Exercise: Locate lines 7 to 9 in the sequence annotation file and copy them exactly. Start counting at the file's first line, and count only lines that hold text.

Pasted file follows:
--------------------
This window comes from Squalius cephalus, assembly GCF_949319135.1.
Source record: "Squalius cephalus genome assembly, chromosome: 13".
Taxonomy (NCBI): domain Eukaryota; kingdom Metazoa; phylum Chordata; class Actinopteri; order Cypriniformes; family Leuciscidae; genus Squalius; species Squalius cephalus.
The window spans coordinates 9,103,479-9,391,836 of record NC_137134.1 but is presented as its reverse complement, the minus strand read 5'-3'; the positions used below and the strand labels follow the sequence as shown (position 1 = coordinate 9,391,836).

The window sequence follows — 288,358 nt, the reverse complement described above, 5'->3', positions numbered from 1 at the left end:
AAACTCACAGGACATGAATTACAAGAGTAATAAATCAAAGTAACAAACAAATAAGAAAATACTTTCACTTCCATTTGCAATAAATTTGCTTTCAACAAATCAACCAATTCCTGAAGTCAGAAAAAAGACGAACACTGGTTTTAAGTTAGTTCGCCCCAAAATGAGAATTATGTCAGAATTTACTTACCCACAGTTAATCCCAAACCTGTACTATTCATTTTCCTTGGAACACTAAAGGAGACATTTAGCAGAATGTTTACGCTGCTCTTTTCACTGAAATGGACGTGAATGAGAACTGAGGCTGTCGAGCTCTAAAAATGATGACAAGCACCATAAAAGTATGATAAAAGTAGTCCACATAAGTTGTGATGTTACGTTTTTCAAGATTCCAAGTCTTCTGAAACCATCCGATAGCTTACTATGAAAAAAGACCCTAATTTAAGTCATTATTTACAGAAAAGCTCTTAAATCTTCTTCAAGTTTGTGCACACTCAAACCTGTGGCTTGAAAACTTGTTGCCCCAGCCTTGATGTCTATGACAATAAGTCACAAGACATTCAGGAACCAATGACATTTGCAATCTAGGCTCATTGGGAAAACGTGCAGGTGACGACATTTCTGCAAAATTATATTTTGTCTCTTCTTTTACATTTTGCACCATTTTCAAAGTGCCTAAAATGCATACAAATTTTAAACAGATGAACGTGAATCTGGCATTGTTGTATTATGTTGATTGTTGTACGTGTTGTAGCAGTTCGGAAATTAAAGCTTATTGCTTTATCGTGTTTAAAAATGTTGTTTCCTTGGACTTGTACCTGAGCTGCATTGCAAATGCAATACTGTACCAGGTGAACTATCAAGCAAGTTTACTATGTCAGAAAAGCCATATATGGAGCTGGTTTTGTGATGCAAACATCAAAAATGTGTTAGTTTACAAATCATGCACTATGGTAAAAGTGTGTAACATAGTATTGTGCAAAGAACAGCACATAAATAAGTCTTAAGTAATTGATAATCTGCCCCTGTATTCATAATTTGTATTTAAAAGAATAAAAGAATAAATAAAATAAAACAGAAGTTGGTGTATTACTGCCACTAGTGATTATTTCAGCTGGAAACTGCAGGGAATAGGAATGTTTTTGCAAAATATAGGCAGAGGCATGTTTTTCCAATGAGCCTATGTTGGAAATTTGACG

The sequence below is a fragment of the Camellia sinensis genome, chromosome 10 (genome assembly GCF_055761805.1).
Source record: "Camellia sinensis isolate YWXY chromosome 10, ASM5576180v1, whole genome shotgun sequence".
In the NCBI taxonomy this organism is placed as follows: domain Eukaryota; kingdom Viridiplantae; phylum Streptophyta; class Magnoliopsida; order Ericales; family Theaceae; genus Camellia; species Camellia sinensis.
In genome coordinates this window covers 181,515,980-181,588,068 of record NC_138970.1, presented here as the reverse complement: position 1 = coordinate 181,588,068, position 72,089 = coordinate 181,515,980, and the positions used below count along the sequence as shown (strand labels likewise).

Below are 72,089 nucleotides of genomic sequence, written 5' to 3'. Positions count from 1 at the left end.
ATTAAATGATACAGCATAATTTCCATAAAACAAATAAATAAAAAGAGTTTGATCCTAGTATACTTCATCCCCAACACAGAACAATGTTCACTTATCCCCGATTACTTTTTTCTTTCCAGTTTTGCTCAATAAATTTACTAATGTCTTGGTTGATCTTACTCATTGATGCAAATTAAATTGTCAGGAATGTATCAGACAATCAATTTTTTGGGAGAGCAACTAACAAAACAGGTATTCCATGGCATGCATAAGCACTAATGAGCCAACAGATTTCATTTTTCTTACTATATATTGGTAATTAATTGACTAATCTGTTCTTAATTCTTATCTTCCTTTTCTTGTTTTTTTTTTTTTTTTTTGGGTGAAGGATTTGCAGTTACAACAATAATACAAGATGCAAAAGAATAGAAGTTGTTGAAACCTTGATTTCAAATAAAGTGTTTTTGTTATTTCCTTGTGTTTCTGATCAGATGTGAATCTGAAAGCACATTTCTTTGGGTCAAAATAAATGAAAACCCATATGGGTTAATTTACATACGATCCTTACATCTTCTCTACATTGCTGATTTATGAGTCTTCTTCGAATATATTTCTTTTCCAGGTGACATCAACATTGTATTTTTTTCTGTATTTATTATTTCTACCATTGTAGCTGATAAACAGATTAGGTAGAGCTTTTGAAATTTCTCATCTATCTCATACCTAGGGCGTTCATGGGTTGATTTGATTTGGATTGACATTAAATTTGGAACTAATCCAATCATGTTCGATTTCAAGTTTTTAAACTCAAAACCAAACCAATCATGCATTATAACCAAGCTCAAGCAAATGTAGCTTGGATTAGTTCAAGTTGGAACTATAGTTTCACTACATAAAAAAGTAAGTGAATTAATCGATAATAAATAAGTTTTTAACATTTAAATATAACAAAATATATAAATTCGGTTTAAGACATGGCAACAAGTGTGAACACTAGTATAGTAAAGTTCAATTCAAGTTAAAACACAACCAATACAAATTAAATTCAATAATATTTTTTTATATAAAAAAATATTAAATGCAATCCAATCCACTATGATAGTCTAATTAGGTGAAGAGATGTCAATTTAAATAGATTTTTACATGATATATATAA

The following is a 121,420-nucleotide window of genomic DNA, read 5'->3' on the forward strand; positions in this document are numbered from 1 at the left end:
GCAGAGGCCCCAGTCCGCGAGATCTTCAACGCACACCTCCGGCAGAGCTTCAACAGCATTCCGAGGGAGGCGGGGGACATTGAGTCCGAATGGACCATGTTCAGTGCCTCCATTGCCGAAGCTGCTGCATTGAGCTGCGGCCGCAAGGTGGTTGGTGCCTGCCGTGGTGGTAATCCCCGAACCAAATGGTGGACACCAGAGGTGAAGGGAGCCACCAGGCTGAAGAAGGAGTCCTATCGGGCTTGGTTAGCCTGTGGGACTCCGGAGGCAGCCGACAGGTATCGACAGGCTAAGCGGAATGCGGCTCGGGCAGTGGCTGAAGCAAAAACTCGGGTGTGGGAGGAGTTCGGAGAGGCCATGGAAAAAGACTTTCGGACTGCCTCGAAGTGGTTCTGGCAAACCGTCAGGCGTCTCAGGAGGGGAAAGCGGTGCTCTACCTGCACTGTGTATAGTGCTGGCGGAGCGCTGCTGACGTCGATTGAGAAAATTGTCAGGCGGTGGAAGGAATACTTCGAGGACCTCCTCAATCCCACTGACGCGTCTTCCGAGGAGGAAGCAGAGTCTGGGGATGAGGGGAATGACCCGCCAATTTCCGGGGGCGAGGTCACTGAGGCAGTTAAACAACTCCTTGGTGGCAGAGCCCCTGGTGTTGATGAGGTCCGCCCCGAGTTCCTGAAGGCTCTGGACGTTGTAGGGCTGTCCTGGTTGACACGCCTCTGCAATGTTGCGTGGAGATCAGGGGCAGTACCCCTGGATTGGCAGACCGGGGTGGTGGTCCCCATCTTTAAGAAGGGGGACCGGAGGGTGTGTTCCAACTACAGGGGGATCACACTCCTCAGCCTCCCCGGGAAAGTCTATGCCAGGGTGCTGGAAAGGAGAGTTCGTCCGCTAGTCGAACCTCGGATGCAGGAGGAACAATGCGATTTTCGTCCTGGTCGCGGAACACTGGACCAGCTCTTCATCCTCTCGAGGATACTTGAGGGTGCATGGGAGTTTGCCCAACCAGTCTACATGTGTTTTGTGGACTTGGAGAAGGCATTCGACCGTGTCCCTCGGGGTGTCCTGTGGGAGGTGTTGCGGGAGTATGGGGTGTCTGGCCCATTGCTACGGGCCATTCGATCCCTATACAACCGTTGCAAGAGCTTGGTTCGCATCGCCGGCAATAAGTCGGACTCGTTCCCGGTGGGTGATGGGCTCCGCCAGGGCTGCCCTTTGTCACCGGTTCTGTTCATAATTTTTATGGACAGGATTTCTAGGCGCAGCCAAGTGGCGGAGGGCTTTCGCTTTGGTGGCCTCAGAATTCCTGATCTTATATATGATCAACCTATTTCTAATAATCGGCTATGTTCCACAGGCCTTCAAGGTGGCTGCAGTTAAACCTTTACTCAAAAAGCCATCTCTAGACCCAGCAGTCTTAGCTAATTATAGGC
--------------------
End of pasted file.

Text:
The sequence below is a fragment of the Camellia sinensis genome, chromosome 10 (genome assembly GCF_055761805.1).
Source record: "Camellia sinensis isolate YWXY chromosome 10, ASM5576180v1, whole genome shotgun sequence".
In the NCBI taxonomy this organism is placed as follows: domain Eukaryota; kingdom Viridiplantae; phylum Streptophyta; class Magnoliopsida; order Ericales; family Theaceae; genus Camellia; species Camellia sinensis.